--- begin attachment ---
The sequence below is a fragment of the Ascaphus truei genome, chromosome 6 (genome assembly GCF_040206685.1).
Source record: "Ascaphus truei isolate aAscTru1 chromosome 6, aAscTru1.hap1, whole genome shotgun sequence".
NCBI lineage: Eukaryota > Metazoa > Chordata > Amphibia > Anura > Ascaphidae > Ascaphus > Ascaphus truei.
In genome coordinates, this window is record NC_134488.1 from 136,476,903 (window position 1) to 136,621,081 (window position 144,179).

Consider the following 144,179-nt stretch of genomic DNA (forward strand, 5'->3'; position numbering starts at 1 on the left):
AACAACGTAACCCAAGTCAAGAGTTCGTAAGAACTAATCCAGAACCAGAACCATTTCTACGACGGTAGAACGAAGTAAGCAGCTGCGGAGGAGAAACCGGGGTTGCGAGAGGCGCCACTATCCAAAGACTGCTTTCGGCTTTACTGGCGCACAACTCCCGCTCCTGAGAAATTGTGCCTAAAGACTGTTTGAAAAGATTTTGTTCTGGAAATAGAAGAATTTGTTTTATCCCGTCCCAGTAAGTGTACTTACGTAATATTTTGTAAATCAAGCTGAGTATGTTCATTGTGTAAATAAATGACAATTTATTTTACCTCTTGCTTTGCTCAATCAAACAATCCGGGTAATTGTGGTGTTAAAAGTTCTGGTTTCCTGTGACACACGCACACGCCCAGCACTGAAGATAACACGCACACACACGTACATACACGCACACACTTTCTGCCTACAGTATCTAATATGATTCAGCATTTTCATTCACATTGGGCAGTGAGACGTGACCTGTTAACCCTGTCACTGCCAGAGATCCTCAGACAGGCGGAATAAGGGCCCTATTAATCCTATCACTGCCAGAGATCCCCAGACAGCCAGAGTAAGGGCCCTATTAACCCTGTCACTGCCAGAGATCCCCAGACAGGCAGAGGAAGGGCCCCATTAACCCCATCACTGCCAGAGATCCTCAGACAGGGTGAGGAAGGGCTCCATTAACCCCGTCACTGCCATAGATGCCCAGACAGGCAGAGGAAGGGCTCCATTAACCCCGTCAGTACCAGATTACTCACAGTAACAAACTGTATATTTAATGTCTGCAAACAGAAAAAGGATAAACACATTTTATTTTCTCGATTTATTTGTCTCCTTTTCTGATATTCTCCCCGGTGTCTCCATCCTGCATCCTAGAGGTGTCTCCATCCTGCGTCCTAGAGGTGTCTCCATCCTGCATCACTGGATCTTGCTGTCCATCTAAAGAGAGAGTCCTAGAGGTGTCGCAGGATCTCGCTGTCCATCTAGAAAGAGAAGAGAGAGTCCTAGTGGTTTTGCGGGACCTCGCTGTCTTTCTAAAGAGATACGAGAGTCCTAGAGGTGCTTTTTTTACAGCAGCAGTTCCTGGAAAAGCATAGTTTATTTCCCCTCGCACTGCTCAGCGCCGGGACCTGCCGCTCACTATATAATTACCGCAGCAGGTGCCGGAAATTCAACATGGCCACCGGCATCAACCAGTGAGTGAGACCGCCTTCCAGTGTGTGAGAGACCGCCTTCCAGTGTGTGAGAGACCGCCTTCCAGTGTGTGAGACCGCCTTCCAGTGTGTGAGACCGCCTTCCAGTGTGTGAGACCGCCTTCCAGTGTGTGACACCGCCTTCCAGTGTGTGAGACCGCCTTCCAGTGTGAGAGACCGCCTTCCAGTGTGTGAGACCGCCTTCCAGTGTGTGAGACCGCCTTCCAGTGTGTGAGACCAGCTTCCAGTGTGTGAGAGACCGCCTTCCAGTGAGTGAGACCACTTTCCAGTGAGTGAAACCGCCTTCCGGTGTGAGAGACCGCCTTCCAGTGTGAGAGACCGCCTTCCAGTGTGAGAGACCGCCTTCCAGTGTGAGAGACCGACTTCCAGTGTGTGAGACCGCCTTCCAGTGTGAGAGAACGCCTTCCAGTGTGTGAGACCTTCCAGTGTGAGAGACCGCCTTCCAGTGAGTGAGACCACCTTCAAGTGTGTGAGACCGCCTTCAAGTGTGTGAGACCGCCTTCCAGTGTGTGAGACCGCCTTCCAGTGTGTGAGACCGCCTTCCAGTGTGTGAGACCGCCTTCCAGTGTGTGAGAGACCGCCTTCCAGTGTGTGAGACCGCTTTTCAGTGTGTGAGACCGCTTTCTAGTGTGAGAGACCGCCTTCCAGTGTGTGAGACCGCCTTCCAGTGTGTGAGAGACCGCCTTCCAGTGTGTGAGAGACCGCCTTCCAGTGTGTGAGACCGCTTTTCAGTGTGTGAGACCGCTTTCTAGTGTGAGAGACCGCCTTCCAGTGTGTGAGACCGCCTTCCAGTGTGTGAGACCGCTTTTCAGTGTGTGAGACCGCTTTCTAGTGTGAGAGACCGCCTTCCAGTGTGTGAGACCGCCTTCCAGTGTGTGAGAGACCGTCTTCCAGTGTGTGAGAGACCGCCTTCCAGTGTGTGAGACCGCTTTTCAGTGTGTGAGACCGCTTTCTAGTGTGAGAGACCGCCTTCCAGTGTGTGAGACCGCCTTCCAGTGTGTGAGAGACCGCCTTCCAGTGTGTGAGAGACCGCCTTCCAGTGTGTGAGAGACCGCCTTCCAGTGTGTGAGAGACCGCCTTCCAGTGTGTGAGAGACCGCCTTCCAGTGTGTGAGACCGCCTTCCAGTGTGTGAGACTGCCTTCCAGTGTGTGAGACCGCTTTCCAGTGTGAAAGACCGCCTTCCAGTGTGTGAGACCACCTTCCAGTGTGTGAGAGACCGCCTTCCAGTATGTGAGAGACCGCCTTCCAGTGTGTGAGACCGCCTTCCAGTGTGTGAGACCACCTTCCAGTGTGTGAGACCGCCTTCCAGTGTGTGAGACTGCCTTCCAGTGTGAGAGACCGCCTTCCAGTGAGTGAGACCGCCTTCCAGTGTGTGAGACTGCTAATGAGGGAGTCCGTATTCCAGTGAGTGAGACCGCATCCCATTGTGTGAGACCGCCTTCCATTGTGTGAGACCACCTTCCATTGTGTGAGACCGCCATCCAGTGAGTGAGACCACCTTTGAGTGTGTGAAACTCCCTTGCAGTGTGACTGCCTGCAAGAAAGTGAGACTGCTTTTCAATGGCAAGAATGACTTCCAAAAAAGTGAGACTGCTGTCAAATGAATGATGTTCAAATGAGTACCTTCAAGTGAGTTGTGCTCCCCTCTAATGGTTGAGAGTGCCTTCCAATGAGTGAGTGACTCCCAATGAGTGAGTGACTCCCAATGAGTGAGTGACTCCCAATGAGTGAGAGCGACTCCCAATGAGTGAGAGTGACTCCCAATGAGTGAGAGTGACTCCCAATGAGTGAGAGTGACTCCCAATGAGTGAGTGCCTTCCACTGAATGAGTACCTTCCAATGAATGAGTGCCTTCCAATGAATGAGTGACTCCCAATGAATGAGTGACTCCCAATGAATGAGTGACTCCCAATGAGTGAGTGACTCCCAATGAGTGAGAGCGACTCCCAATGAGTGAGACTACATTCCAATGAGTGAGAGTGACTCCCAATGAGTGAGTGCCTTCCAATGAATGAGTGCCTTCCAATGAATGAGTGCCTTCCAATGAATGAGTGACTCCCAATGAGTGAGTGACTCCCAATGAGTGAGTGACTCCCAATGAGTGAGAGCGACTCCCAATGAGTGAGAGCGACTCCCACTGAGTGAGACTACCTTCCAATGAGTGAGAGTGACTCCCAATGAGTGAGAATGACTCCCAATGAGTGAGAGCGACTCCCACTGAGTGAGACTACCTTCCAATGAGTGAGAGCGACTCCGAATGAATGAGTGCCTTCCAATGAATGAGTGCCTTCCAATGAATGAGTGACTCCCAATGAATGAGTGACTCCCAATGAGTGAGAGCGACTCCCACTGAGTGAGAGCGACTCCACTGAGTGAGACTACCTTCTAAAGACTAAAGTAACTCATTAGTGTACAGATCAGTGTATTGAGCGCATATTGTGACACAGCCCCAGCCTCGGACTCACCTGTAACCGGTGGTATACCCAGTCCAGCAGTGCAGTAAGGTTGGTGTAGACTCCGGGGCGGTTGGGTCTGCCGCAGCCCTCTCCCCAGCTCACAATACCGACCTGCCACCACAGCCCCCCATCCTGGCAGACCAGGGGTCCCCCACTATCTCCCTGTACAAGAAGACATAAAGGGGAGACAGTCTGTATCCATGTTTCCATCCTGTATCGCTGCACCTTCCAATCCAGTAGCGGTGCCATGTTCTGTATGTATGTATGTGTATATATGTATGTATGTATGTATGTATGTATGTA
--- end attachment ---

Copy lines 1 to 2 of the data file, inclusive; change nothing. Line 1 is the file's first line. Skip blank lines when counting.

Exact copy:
The sequence below is a fragment of the Ascaphus truei genome, chromosome 6 (genome assembly GCF_040206685.1).
Source record: "Ascaphus truei isolate aAscTru1 chromosome 6, aAscTru1.hap1, whole genome shotgun sequence".